Crackdown on Illegal Immigrants in Korea

During the past few days, we have seen posts on Facebook notifying the Filipinos in South Korea of the presence of police and immigration officials in areas populated by immigrants. The Korean government aims to repatriate about 70,000 illegal immigrants through a “crackdown” by the police and immigration office from March to May. This explains their presence not only nearby subway stations but they have been raiding inside factories ~ and apparently, they also check parked cars.

It is advisable to bring your passport or an ID all the time, just in case a policeman or an immigration official stops you.

Here are some of the police and immigration sightings posted by our kababayans:

Police and immigration sightings ~
Police and immigration sightings ~

The police and immigration are targeting no particular citizen of a country ~ but illegal immigrants in general ~

Inside a police office
Inside a police office

They are also stopping and checking people in their vehicles ~

immig01

On March 21st, NGOs held a rally in Gwanghwamun to ask the government to treat foreign workers fairly. On this photo it says that “Foreign workers not slaves, not terrorists.”

NGOs rally for rights of foreign workers
Source: HyundaeBulNews

Major English Korean newspapers also published reports last week about foreign workers.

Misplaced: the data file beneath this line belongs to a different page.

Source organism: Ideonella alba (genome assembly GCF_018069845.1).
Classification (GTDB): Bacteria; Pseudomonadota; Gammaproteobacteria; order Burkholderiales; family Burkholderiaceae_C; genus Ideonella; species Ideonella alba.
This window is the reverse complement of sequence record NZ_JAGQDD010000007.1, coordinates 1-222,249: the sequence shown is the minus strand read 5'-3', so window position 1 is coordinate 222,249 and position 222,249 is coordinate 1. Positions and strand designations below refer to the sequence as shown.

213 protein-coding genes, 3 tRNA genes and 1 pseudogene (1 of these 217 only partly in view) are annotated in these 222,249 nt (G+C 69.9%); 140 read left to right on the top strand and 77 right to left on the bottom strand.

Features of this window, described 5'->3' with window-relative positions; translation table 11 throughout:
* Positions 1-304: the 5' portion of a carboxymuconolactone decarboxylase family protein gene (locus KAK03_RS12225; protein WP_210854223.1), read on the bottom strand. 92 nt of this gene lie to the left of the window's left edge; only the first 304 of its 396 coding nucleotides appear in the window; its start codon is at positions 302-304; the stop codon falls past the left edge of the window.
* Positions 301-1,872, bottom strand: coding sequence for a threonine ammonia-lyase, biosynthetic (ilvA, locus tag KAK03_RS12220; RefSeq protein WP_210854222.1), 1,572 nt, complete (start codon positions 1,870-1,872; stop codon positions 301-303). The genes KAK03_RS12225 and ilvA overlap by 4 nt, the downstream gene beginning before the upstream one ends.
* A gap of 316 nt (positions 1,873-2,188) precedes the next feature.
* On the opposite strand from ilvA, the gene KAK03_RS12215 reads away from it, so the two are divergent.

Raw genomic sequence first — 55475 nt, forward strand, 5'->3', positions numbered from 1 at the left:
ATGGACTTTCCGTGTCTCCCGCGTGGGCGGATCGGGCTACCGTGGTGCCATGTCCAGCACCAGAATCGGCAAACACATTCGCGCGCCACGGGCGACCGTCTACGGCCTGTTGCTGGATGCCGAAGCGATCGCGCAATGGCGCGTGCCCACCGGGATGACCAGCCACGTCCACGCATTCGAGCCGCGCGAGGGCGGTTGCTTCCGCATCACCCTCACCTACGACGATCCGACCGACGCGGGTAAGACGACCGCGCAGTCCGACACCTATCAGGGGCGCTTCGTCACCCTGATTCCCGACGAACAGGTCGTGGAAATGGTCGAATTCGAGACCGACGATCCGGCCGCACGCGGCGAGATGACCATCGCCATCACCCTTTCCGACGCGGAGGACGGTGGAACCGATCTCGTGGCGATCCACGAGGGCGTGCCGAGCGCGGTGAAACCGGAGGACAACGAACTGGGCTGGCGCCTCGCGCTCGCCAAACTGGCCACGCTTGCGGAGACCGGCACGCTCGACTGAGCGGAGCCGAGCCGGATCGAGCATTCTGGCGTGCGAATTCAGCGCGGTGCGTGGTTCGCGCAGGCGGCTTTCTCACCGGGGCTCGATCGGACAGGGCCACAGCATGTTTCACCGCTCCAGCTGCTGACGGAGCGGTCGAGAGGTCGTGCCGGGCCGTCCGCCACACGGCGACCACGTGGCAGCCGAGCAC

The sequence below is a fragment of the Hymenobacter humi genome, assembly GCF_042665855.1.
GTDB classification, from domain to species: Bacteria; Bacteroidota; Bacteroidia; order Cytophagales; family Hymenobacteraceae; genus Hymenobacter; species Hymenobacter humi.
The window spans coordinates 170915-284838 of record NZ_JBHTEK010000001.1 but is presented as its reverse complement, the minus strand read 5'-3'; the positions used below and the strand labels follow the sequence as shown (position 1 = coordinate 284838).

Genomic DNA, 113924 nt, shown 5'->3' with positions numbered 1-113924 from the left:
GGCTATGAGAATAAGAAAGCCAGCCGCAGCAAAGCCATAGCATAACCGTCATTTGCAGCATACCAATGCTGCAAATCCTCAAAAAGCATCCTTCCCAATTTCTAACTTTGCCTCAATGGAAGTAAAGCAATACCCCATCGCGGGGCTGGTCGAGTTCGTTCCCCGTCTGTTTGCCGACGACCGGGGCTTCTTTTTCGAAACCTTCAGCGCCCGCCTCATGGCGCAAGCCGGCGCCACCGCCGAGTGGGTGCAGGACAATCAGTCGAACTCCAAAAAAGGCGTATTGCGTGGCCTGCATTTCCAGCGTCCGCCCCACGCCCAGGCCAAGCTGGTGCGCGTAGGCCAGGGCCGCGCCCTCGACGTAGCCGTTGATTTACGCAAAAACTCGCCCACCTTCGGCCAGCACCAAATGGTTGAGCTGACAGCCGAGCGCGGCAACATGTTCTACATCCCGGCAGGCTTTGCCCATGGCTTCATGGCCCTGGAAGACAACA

Foreign workers fall victim to discriminatory rules
Korea to suffer 9 million workforce in 2060
90% of SMEs oppose foreign worker levy
Migrants mark UN anti-racism day

Breaking immigration rules can get one deported. However, there are a few who overstay for economic reasons. Illegal immigrants in Korea surely don’t want to risk their freedom and being away from their loved ones if they could only get decent-paying jobs back home. Of course, some will say that it is not Korea’s problem any more but perhaps the country could review existing laws that would benefit both the country and its foreign workers.

2 thoughts on “Crackdown on Illegal Immigrants in Korea

  • March 29, 2016 at 11:47 pm
    Permalink

    2 points to ask:

    1) How do your consider yourself legal? if one can land a job? with working visa? is that it?

    2) How do your consider yourself illegal? if one holding nothing but visit visa/passport? is that it?

    Please answer, Thnx!

    Reply
    • March 30, 2016 at 11:28 am
      Permalink

      If you’re staying in the country with a visa that has not expired. Also, the visa should represent your status in Korea.

      Reply

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